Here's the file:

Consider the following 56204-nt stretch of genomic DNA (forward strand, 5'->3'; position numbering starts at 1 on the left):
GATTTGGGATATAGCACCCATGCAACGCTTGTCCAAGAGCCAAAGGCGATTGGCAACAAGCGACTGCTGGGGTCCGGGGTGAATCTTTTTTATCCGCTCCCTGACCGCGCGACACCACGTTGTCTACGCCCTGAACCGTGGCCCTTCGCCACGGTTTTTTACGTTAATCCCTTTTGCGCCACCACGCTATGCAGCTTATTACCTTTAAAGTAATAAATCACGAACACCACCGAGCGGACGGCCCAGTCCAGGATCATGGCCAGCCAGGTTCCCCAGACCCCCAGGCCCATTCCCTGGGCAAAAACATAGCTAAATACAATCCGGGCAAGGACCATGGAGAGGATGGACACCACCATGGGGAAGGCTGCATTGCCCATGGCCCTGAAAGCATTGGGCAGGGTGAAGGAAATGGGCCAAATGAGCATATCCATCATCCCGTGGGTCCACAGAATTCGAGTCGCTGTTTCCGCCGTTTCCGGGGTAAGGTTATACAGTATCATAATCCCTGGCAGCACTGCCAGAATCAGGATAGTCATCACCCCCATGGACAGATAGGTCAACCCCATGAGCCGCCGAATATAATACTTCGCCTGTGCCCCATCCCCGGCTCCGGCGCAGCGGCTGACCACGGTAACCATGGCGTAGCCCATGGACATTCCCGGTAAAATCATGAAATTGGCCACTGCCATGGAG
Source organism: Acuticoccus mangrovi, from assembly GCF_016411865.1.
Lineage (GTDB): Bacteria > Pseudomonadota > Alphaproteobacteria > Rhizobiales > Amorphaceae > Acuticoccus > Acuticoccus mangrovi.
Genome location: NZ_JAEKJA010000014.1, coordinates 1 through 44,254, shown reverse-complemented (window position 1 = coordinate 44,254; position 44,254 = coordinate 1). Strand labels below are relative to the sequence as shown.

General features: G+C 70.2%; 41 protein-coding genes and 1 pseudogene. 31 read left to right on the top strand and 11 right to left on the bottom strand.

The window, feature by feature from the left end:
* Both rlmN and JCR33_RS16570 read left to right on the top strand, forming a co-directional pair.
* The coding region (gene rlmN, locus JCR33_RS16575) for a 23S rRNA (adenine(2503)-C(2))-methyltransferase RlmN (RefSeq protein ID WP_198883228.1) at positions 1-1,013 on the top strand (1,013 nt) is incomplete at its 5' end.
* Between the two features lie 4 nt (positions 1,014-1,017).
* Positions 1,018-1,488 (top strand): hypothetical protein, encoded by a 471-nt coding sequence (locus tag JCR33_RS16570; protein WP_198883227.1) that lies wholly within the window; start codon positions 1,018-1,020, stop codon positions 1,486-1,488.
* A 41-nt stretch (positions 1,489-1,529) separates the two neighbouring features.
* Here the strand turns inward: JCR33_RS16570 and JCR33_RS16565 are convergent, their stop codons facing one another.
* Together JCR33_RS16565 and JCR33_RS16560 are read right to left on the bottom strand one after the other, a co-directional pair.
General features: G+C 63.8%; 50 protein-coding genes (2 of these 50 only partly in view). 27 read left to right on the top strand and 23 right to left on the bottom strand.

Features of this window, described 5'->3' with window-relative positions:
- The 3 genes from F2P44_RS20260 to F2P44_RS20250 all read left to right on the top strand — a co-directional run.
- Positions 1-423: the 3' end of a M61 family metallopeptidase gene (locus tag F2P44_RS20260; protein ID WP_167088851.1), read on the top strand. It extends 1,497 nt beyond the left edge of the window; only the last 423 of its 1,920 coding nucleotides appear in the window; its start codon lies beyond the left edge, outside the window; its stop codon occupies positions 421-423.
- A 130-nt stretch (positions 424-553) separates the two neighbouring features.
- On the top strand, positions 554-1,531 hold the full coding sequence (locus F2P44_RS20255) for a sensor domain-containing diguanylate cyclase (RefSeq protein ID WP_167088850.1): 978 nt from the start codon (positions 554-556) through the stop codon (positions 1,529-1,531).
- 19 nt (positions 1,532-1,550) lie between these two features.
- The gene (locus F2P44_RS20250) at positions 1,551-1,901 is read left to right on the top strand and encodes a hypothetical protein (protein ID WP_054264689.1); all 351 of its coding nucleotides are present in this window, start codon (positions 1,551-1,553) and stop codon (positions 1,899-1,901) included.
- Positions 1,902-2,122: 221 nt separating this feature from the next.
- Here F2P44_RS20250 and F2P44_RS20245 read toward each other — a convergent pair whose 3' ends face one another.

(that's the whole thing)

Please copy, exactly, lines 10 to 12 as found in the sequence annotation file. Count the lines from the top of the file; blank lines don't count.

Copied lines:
* Between the two features lie 4 nt (positions 1,014-1,017).
* Positions 1,018-1,488 (top strand): hypothetical protein, encoded by a 471-nt coding sequence (locus tag JCR33_RS16570; protein WP_198883227.1) that lies wholly within the window; start codon positions 1,018-1,020, stop codon positions 1,486-1,488.
* A 41-nt stretch (positions 1,489-1,529) separates the two neighbouring features.